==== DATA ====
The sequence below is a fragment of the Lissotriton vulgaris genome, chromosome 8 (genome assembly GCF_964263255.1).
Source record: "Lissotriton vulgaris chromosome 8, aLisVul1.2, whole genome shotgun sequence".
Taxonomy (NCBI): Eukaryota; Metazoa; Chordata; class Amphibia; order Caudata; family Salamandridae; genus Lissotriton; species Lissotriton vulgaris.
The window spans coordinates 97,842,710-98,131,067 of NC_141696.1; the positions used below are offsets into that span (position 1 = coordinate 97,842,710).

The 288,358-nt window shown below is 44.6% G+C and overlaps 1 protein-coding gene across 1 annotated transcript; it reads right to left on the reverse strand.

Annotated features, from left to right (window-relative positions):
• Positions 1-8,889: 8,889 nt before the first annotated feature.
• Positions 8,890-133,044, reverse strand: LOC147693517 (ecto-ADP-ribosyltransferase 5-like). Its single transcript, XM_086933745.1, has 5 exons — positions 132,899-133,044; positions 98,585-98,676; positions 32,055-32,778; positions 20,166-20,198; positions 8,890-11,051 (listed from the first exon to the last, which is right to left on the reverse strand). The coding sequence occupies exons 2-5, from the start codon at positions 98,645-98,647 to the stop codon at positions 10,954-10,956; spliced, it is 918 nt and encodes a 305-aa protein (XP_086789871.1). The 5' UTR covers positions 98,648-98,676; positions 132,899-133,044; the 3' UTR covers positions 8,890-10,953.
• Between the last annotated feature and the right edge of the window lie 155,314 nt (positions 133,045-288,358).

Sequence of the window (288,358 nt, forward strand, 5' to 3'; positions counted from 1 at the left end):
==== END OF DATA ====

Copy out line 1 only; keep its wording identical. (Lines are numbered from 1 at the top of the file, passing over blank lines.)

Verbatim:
The sequence below is a fragment of the Lissotriton vulgaris genome, chromosome 8 (genome assembly GCF_964263255.1).